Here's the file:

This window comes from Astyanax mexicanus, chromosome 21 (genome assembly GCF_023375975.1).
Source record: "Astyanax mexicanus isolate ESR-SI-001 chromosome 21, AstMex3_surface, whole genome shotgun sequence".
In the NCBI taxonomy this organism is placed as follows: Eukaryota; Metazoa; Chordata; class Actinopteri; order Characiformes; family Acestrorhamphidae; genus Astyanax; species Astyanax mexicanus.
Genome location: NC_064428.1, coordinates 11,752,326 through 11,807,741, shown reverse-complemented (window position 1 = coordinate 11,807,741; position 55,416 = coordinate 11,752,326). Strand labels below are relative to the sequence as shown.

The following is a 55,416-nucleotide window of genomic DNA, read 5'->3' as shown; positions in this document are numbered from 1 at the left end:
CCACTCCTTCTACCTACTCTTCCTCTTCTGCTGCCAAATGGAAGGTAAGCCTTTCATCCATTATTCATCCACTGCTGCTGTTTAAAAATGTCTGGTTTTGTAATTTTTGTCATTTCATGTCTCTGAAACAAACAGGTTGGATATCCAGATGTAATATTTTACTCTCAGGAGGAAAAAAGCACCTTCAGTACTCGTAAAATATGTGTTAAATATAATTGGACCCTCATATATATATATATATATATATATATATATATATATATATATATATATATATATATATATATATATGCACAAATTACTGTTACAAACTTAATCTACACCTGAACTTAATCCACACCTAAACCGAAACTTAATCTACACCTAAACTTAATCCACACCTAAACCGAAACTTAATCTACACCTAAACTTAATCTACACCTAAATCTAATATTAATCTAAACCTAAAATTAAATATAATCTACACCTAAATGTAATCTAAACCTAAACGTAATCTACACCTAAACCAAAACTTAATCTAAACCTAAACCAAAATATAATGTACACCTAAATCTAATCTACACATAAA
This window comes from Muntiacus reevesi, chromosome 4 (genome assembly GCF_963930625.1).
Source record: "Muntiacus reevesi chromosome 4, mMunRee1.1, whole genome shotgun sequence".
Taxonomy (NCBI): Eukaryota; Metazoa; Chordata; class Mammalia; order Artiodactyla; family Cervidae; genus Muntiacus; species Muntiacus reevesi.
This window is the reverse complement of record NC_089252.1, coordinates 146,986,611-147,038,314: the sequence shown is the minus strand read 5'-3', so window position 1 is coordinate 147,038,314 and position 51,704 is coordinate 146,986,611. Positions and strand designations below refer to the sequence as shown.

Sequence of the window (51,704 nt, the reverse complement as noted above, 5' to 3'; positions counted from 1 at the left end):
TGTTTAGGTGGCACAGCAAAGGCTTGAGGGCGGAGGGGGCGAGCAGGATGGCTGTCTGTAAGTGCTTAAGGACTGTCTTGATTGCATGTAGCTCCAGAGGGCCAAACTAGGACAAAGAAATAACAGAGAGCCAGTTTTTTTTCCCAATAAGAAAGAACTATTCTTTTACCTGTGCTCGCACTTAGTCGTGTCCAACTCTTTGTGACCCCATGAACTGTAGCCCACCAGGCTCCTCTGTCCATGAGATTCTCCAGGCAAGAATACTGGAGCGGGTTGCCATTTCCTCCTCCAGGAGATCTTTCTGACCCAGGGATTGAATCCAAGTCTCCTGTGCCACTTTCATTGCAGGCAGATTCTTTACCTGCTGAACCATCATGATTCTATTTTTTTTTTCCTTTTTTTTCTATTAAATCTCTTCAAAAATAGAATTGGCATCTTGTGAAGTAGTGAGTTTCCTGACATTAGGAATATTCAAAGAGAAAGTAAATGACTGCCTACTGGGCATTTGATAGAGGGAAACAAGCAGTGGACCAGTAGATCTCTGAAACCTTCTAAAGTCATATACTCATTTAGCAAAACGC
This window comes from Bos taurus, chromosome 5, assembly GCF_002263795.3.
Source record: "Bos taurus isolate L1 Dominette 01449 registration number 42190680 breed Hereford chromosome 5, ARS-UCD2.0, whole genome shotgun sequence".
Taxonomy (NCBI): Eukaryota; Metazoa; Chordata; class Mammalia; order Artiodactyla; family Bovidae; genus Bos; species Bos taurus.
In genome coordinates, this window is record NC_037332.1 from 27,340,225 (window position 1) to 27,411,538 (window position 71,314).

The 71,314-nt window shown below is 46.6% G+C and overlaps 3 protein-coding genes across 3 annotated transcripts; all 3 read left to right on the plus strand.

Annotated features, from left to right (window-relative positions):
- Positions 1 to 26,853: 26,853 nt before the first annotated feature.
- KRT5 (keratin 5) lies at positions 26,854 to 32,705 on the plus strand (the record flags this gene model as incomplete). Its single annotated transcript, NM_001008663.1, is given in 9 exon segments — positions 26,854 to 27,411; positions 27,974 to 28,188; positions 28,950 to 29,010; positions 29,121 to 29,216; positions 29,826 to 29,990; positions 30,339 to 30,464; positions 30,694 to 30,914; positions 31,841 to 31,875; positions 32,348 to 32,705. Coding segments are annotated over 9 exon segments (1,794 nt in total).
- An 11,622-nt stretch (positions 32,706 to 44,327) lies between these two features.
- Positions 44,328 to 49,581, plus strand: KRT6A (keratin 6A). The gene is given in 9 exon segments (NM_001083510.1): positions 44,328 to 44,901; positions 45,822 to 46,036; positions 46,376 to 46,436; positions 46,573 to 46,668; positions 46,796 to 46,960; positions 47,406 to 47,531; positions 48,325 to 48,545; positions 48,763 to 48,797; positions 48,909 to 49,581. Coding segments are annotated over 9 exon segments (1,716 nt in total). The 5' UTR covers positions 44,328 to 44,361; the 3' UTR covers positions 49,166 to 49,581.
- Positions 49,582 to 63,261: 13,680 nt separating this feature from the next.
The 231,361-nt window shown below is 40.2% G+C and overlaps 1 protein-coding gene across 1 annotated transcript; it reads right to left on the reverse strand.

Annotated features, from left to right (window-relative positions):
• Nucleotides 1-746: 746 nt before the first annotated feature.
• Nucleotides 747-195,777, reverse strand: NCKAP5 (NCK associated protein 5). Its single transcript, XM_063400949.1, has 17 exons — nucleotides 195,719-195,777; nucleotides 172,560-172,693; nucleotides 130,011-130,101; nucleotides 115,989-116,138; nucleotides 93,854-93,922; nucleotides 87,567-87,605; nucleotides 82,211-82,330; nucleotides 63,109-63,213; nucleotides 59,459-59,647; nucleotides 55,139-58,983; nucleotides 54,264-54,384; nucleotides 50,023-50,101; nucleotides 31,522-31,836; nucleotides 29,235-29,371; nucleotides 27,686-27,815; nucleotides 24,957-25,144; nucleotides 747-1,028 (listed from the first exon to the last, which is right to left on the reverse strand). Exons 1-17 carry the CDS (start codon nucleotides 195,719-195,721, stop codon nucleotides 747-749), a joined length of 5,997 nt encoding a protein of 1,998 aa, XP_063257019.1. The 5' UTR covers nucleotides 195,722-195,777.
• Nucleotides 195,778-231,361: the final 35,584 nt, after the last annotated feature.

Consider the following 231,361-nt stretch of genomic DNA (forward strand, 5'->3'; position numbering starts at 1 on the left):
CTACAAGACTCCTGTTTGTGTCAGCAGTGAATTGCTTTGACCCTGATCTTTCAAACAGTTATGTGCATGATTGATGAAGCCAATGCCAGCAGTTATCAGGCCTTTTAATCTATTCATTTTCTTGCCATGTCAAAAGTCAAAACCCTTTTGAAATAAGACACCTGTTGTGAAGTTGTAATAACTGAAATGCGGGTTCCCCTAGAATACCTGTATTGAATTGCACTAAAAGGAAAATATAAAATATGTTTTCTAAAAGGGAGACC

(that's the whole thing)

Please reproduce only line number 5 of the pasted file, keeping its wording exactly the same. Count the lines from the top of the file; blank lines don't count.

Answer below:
The following is a 55,416-nucleotide window of genomic DNA, read 5'->3' as shown; positions in this document are numbered from 1 at the left end: